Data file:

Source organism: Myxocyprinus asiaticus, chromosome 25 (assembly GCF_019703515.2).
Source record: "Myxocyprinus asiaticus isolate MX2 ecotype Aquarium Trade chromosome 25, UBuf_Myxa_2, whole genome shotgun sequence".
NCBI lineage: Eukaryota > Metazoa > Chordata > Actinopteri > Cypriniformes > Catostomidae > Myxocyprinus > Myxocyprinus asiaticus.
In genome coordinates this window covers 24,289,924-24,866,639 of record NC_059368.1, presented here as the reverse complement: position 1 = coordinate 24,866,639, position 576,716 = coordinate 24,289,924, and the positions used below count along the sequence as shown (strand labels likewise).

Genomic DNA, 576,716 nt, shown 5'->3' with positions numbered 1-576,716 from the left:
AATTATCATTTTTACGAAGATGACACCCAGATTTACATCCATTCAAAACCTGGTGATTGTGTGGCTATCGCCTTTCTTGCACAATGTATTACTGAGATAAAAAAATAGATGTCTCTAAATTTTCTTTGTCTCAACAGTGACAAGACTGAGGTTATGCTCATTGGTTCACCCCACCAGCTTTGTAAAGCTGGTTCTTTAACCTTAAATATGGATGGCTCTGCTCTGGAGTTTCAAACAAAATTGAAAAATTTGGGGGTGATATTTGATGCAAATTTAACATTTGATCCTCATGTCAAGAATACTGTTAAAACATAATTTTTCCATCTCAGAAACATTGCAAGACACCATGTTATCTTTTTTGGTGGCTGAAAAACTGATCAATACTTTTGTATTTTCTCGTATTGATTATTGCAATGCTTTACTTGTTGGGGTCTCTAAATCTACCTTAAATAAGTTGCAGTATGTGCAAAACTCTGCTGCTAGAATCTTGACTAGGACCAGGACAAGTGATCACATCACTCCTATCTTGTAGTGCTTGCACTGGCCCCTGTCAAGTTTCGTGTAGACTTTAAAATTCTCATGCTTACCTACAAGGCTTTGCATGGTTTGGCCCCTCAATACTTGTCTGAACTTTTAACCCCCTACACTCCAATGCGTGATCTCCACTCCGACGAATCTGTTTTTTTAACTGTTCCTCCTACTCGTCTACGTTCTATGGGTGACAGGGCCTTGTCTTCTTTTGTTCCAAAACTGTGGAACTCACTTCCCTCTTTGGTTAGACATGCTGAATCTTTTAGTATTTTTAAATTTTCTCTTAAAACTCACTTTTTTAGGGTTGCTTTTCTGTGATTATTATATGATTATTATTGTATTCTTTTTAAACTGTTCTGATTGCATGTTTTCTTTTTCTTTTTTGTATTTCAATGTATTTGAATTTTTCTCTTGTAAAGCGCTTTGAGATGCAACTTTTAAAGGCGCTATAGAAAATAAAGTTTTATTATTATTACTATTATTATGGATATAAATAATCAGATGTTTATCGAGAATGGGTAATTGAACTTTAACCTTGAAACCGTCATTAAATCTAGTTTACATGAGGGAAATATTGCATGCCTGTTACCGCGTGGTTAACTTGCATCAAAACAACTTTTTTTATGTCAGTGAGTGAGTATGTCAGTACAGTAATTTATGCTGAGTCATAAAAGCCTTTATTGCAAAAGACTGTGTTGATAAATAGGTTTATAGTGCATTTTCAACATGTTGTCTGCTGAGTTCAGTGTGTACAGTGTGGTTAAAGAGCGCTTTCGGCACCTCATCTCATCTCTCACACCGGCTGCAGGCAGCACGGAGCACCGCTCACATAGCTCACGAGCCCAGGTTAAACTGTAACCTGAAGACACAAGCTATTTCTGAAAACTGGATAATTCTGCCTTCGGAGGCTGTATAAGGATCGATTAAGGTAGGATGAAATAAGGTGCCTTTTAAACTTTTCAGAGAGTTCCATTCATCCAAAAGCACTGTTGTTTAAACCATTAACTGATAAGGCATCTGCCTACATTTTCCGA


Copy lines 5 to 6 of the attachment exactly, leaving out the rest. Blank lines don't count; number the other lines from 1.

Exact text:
Genomic DNA, 576,716 nt, shown 5'->3' with positions numbered 1-576,716 from the left:
AATTATCATTTTTACGAAGATGACACCCAGATTTACATCCATTCAAAACCTGGTGATTGTGTGGCTATCGCCTTTCTTGCACAATGTATTACTGAGATAAAAAAATAGATGTCTCTAAATTTTCTTTGTCTCAACAGTGACAAGACTGAGGTTATGCTCATTGGTTCACCCCACCAGCTTTGTAAAGCTGGTTCTTTAACCTTAAATATGGATGGCTCTGCTCTGGAGTTTCAAACAAAATTGAAAAATTTGGGGGTGATATTTGATGCAAATTTAACATTTGATCCTCATGTCAAGAATACTGTTAAAACATAATTTTTCCATCTCAGAAACATTGCAAGACACCATGTTATCTTTTTTGGTGGCTGAAAAACTGATCAATACTTTTGTATTTTCTCGTATTGATTATTGCAATGCTTTACTTGTTGGGGTCTCTAAATCTACCTTAAATAAGTTGCAGTATGTGCAAAACTCTGCTGCTAGAATCTTGACTAGGACCAGGACAAGTGATCACATCACTCCTATCTTGTAGTGCTTGCACTGGCCCCTGTCAAGTTTCGTGTAGACTTTAAAATTCTCATGCTTACCTACAAGGCTTTGCATGGTTTGGCCCCTCAATACTTGTCTGAACTTTTAACCCCCTACACTCCAATGCGTGATCTCCACTCCGACGAATCTGTTTTTTTAACTGTTCCTCCTACTCGTCTACGTTCTATGGGTGACAGGGCCTTGTCTTCTTTTGTTCCAAAACTGTGGAACTCACTTCCCTCTTTGGTTAGACATGCTGAATCTTTTAGTATTTTTAAATTTTCTCTTAAAACTCACTTTTTTAGGGTTGCTTTTCTGTGATTATTATATGATTATTATTGTATTCTTTTTAAACTGTTCTGATTGCATGTTTTCTTTTTCTTTTTTGTATTTCAATGTATTTGAATTTTTCTCTTGTAAAGCGCTTTGAGATGCAACTTTTAAAGGCGCTATAGAAAATAAAGTTTTATTATTATTACTATTATTATGGATATAAATAATCAGATGTTTATCGAGAATGGGTAATTGAACTTTAACCTTGAAACCGTCATTAAATCTAGTTTACATGAGGGAAATATTGCATGCCTGTTACCGCGTGGTTAACTTGCATCAAAACAACTTTTTTTATGTCAGTGAGTGAGTATGTCAGTACAGTAATTTATGCTGAGTCATAAAAGCCTTTATTGCAAAAGACTGTGTTGATAAATAGGTTTATAGTGCATTTTCAACATGTTGTCTGCTGAGTTCAGTGTGTACAGTGTGGTTAAAGAGCGCTTTCGGCACCTCATCTCATCTCTCACACCGGCTGCAGGCAGCACGGAGCACCGCTCACATAGCTCACGAGCCCAGGTTAAACTGTAACCTGAAGACACAAGCTATTTCTGAAAACTGGATAATTCTGCCTTCGGAGGCTGTATAAGGATCGATTAAGGTAGGATGAAATAAGGTGCCTTTTAAACTTTTCAGAGAGTTCCATTCATCCAAAAGCACTGTTGTTTAAACCATTAACTGATAAGGCATCTGCCTACATTTTCCGA